To guide the selection of properties for disposal as part of the New Woodland Investment Programme, a portfolio evaluation exercise is carried out. This consists of an evaluation, through a scoring mechanism, of the value of each property in terms of its contribution to the delivery of economic, social and environmental objectives. The scoring matrix arising from this exercise is used to identify those properties which contribute least to delivery of Forestry and Land Scotland and wider Government objectives, and which are therefore potential sale candidates. The environmental, social, economic, legal, technical and political implications of selling such properties are then considered, with a view to minimising the overall impacts of sales. Properties chosen for sale will typically have all or some of the following characteristics:

  • Relatively low levels of public access and use.
  • Relatively remote from significant communities and with limited or no community involvement.
  • No significant natural and cultural heritage assets that would be put at risk by sale.
  • No prominent landscape features that would be put at risk by sale.
  • Likely to be expensive to manage and/or to generate low levels of income.


The main focus of the acquisition programme is bare land suitable for the planting of new woodlands. Forestry and Land Scotland will acquire existing woodlands only in circumstances where they come as an integral part of land acquired for planting or where there would be significant public benefits arising from their acquisition.

Properties acquired will typically have some or all of the following characteristics:

  • Be capable of producing productive woodlands making a significant contribution to net carbon sequestration and the delivery of the Government's Climate Change Delivery Plan targets.
  • Be ex-coalfield or derelict sites in South Scotland where woodland creation can be used to achieve large scale restoration and remediation of these sites.
  • Be suitable for the creation of new native woodlands contributing to the delivery of native woodland Habitat Action Plans.
  • Be located near to centres of population and capable of contributing to the delivery of the Woods In and Around Towns (WIAT) initiative.

Opportunities for Communities

The Community Empowerment (Scotland) Act 2015 (the Act) introduced the right for communities to request to purchase, lease, or rights to manage, use or occupy public land, including that managed by Forestry and Land Scotland. We developed the Community Asset Transfer Scheme (CATS) to meet the requirements of the Act and build on the National Forest Land Scheme which Forestry Commission Scotland ran from 2005 to 2016.

Under the Act the Scottish Government regulations on public asset transfer came into force on 23 January 2017 and CATS opened on the same date.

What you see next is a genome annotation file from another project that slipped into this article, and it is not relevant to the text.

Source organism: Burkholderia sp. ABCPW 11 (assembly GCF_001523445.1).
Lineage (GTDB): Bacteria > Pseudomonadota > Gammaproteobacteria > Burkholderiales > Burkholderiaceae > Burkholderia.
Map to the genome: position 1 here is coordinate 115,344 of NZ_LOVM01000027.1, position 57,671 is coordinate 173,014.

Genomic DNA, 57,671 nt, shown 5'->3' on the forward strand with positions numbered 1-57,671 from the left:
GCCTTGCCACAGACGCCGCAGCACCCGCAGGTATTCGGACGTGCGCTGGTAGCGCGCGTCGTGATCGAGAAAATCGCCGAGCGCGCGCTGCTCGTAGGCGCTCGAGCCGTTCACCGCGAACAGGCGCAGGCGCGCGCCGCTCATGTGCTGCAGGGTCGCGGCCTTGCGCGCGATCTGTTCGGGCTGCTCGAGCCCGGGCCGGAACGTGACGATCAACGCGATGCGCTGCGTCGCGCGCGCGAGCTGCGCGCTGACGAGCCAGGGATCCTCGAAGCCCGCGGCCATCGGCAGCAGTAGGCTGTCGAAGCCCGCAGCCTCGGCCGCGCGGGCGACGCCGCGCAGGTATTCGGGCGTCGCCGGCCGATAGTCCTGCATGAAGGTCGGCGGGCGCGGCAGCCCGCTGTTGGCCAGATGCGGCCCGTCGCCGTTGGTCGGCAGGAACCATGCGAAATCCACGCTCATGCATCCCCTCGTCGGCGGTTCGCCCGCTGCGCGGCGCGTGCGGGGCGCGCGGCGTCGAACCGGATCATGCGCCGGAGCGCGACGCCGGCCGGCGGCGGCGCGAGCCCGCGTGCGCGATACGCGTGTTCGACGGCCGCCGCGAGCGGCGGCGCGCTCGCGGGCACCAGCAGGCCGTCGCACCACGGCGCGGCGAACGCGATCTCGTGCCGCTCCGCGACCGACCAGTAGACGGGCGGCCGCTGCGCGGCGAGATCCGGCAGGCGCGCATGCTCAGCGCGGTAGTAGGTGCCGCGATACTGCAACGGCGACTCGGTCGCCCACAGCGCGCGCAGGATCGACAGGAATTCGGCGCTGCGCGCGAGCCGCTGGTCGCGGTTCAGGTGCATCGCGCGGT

Read further information on CATS, including guidance setting out the process for submitting an Asset Transfer Request.

Effects of the Policy

In operating the New Woodland Investment Programme, we will seek to continue to deliver against all of its current objectives. There will, however, be some gradual changes in the nature of the estate:

a. To increase the contribution of Scotland's national forests and land to social outcomes such as improved health and well-being and community capacity building, there will be a gradual shift from rural to urban and peri-urban areas.

Most of the properties sold are likely to be in areas relatively remote from significant communities and most of the properties purchased are likely to be closer to significant centres of population.

b. The unit cost of acquiring and planting land is generally higher than the unit price achieved from land sales, so, over time, there will be a slight reduction in the size of the land we manage, but an increase in its overall value in contributing to delivery of Scotland's Forest Strategy.

c. While the market for forest properties is relatively strong, opportunities to acquire, in the market place, land suitable for woodland creation are relatively limited. Forestry and Land Scotland may therefore be unable to balance, in any one year, the value of land sold and capital re-invested but will seek to do so over several years.

Facts and Figures

Table 1 provides a summary of the area and value of land bought and sold since 2005 (PDF).

Table 2 provides details, since the re-positioning programme began in 2005/06, of individual acquisitions (PDF)
These figures have been extracted from centrally held files. Figures have been rounded.

Table 3 provides details, since the re-positioning programme began in 2005/06, of individual sales (PDF)
These figures have been extracted from centrally held files. Figures have been rounded.